1.11.2009

The Sheep Makes the Shepherd

Tending farm animals connects you to them whether you want it to or not. And even though you don’t have them for companionship, they do indeed become your companions.

You greet them on your good days and your bad ones too. You consider their health and well-being every day. You understand what makes them suffer, gives them comfort and you know the games they play. To keep yourself from getting kicked in the ribs or rammed in the head, you get very smart about what upsets them. It’s a relationship, no question.

You also learn the unique personalities and even sheep have them. I have some boring types, some dumb ones, a few sweethearts and sillies, some are great mom’s, some like to bully, but one was really unique.

MotherTrucker was the soul center of this flock for the last 7 years. She 
came to us pregnant and was quickly singled out as being the largest of the mothers. We tried calling her Beatrix Potter but she was such a wideload that she was swiftly renamed Mother Trucker.

She nearly died that first year giving birth to quadruplets. I spent nights in the pen assisting the vet, my husband finally got her to stand and my mother pestered her into walking around the barn until her health resumed. Quads and a near-death experience, she was immediately legendary. She even made the papers.

As years passed, she had many more lambs and her lambs beget more. The year we were decimated by pregnancy toxemia her offspring kept the flock going. When I mourned the loss of so many animals her demeanor would say, “O.K it’s awful, but only struggle with what you can fix.”


If the salt ran short or the waterer needed cleaning she would holler at me until I fixed it. If the rest of the flock was hesitant about going out to pasture, she would lead the way. If a dog came close to the fenceline she would lower her head and threaten.

She was brave, stern, prolific, honest and generous with me.

When I was tired, weak or fearful, I would find her staring at me, like a wise grandmother waiting for the child to get through her snit.

She was patient but unsympathetic - reminding me that I don’t get to control everything and that I’d better get used to it.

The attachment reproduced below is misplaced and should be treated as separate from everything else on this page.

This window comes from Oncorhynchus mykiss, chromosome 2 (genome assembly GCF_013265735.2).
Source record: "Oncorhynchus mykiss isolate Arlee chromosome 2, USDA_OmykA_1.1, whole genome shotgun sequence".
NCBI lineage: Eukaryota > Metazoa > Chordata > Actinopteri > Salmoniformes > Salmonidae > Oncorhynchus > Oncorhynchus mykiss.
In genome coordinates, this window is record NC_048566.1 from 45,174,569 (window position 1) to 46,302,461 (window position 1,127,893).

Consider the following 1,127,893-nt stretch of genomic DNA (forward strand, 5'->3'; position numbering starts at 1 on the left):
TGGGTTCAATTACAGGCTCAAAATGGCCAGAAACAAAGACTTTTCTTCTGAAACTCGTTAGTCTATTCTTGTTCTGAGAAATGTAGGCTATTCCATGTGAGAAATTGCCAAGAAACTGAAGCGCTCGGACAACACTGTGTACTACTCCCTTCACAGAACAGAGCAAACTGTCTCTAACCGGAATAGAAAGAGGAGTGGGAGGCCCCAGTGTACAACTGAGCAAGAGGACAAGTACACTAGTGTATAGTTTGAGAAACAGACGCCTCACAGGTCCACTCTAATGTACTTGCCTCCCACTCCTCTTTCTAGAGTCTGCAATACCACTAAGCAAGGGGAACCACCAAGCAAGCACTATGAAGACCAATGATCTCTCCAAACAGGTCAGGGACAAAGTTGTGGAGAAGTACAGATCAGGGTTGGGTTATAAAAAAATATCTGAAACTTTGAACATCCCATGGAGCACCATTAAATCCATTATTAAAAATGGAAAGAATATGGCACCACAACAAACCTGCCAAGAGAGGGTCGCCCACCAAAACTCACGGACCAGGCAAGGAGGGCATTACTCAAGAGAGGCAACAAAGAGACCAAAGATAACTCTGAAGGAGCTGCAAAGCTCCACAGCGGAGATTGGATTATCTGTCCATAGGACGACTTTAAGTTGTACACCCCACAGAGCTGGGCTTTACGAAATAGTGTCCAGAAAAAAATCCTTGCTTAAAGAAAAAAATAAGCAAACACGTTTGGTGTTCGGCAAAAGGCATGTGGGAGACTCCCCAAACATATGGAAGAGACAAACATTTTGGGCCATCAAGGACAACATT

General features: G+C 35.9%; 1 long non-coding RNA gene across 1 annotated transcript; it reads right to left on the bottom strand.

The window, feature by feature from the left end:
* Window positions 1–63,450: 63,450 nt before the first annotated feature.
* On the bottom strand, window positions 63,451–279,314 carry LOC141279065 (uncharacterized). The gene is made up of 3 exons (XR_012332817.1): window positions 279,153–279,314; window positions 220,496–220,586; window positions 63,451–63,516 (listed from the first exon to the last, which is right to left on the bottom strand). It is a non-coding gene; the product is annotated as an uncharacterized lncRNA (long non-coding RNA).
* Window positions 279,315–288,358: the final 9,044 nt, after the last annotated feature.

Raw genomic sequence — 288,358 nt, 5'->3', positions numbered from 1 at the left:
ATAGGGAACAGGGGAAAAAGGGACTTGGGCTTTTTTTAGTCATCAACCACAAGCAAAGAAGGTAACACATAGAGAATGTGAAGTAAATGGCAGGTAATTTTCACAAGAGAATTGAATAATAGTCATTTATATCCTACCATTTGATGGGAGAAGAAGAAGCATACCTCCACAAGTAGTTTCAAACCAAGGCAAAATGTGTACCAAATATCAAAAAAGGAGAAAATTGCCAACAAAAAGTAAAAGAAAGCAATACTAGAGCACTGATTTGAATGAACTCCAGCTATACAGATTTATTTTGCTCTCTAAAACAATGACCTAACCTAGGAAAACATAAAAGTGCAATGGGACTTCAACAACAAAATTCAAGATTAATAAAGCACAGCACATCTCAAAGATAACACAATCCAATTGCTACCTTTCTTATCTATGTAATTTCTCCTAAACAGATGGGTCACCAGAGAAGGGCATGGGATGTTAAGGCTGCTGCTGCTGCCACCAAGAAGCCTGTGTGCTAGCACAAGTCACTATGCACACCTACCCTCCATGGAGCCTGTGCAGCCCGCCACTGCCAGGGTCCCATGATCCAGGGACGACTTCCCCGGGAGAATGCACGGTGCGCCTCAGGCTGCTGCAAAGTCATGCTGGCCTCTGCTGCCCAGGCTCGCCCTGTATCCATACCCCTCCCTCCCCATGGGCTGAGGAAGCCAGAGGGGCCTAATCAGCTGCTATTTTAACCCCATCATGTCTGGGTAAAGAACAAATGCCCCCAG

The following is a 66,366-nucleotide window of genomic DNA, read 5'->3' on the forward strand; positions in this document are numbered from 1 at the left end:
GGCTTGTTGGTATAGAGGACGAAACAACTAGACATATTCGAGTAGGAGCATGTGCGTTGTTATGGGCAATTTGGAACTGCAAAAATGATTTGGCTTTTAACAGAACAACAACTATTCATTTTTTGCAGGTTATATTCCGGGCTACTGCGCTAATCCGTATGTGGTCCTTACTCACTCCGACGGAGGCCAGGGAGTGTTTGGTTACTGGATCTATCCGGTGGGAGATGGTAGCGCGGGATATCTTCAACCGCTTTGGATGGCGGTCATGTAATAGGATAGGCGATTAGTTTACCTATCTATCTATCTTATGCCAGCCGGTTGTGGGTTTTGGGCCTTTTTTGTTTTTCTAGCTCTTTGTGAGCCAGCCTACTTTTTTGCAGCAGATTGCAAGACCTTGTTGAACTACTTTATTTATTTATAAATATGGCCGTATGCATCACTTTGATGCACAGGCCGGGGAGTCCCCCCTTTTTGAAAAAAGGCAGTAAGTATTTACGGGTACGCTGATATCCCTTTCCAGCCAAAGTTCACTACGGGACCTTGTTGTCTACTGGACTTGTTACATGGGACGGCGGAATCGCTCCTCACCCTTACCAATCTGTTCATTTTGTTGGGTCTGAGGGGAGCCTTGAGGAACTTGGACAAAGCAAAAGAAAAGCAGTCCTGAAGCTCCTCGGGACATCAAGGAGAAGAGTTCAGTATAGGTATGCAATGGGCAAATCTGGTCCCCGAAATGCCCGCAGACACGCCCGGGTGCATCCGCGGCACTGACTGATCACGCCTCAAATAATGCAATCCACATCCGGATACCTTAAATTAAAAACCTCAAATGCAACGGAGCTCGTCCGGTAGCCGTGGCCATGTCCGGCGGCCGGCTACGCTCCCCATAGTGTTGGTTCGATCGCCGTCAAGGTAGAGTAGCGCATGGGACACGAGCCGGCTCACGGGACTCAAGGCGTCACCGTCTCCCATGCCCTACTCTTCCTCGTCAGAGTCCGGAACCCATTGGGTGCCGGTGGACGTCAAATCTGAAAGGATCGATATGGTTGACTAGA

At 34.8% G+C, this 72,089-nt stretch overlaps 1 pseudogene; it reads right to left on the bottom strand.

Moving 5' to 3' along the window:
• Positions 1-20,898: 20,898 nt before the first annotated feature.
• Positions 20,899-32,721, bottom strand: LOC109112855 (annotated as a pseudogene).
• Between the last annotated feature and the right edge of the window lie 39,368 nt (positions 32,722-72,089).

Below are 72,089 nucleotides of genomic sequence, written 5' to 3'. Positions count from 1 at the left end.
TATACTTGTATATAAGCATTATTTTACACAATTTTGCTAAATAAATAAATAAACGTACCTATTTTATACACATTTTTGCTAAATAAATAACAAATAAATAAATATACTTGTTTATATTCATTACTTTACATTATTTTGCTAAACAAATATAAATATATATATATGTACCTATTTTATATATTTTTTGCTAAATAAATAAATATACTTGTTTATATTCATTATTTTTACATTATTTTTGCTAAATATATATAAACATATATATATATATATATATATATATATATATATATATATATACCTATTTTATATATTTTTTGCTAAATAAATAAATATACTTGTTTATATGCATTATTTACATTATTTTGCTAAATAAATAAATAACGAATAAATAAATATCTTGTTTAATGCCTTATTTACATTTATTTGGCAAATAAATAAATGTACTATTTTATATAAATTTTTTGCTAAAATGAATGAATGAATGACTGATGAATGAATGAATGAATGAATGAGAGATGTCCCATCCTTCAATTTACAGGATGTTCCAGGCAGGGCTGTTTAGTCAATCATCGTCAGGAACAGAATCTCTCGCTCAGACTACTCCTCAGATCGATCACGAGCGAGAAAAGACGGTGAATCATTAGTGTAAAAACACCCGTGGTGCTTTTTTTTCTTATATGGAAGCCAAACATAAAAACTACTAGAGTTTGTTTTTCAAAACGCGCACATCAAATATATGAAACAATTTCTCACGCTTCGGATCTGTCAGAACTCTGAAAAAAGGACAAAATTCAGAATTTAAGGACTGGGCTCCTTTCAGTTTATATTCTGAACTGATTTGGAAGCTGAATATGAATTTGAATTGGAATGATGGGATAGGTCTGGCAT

Her last days were like her early ones. Down in the pen. But her energy and her demeanor never wavered. She met death with pragmatic elegance. Even if she couldn't stand, no barn dog would get near her food. She let me ease her pain as she coped with the body's unwillingness to let go. She waited for me to come to the barn one more time and then she went.

Like Mozart, she’s buried in a pit. Her bones will go back on the pasture in her final act of giving. She doesn’t have a tombstone, but if she did it would read like this:

Mother Trucker
Great relationships are special but not easy.
Pay attention and I’ll help you manage.
You don’t get to control much – get over it.
I’ll show you what grace is.
I’ll show you how to die.


I get a lot of benefits from my animals, greatwool, hilarious moments, feelings of accomplishment. But this animal taught me how to be a good shepherd and a better human being -even more
blessing from the barn.


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6 comments:

Maga said...

Jules, thast was very beautiful, poignant and heartfelt.

Maga said...

Jules, thast was very beautiful, poignant and heartfelt.

Tonyia said...

A lovely tribute. Thanks for sharing.

Becky Utecht said...

I agree, what a great post about a great ewe. It had me in tears remembering my own "Mother Trucker" ewe and her final days. I loved the photos too.

KnittingsMyBag said...

Wow, what a beautiful tribute. Thanks for sharing. I was really touched.

Apifera Farm said...

Reading this for the first time, beautiful. She and Rosie...two of a kind. Hard stuff, this shepherd stuff, mixed in with so many good times though, just like any life, heh?